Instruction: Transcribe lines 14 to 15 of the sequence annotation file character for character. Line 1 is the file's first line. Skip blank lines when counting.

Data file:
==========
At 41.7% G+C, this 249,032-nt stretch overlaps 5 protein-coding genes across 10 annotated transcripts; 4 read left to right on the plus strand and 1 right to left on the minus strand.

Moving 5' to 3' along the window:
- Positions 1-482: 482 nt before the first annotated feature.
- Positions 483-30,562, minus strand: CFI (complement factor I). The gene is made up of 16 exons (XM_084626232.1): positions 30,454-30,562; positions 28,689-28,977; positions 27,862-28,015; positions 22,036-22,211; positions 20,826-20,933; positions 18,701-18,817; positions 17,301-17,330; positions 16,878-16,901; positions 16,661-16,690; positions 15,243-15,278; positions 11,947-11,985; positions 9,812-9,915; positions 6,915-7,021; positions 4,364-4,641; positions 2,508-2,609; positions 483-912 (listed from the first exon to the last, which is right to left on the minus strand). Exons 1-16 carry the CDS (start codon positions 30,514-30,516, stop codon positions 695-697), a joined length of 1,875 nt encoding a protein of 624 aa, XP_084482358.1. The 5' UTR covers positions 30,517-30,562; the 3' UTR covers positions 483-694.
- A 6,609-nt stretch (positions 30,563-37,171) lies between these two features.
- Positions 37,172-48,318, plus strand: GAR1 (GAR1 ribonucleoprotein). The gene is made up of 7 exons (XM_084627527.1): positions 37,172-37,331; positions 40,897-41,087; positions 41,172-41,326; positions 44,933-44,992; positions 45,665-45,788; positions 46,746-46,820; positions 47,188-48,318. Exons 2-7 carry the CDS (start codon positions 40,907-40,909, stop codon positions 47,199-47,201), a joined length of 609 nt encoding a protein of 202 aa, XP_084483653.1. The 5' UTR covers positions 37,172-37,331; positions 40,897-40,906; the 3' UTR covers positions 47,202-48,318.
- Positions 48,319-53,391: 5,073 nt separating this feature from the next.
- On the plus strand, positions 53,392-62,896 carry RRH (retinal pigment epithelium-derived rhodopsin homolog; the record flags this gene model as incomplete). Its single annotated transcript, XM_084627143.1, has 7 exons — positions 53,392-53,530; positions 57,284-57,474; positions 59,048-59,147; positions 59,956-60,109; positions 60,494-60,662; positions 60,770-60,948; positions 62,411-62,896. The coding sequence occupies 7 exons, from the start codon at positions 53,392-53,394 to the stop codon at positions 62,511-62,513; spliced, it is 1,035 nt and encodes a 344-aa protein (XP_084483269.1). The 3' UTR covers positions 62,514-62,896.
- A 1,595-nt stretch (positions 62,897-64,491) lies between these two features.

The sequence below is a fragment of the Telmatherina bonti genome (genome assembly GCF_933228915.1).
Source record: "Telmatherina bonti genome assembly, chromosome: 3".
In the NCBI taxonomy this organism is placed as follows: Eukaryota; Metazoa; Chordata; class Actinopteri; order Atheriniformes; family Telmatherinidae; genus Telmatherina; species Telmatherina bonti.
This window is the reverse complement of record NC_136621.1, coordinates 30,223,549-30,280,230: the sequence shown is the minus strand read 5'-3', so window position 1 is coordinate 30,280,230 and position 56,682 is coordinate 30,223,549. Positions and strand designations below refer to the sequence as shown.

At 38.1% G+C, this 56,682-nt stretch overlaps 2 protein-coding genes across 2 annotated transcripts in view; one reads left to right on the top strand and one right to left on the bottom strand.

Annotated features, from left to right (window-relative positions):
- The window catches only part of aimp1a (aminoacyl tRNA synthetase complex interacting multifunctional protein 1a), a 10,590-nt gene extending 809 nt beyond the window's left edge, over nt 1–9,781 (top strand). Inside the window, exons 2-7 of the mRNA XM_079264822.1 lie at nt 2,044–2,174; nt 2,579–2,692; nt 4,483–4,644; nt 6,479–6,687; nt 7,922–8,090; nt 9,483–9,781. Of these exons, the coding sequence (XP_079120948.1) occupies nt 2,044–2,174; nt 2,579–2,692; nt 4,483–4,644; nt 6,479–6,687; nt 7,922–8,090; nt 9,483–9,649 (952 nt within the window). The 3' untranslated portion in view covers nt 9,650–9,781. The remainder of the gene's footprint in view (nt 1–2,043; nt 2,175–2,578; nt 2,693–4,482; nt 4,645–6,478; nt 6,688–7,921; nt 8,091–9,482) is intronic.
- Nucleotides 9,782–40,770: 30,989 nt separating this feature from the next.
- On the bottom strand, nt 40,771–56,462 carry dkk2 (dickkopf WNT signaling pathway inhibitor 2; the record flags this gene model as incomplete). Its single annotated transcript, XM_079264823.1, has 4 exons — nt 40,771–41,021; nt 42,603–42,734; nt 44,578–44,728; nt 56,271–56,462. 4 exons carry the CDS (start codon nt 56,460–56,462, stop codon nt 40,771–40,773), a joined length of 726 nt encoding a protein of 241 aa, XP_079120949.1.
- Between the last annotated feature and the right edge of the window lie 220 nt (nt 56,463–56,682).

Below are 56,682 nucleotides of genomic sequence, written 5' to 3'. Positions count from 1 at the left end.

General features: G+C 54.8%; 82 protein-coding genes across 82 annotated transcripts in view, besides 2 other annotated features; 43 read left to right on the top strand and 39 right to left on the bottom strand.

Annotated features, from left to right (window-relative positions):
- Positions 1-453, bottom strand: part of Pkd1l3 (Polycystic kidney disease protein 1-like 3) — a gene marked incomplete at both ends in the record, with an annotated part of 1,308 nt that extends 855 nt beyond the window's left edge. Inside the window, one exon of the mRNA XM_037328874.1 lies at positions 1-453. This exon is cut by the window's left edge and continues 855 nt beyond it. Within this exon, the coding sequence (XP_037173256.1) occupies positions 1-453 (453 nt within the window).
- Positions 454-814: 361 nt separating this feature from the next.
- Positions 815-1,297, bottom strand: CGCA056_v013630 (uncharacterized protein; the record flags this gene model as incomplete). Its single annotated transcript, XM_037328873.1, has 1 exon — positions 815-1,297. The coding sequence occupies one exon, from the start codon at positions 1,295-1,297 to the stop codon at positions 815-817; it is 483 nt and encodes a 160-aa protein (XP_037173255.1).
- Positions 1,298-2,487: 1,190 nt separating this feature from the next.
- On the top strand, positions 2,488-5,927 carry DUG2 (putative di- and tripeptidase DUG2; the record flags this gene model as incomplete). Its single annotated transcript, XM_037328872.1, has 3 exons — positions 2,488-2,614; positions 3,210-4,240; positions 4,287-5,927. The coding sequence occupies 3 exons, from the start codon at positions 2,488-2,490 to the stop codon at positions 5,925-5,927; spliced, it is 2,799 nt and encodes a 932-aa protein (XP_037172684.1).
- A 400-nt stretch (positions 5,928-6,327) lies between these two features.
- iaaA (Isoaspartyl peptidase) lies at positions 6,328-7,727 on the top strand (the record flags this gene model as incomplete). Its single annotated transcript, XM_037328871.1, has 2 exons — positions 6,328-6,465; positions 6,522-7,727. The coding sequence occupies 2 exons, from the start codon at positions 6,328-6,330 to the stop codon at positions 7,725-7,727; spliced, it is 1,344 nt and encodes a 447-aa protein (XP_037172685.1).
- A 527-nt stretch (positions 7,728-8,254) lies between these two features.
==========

At 38.1% G+C, this 56,682-nt stretch overlaps 2 protein-coding genes across 2 annotated transcripts in view; one reads left to right on the top strand and one right to left on the bottom strand.

Annotated features, from left to right (window-relative positions):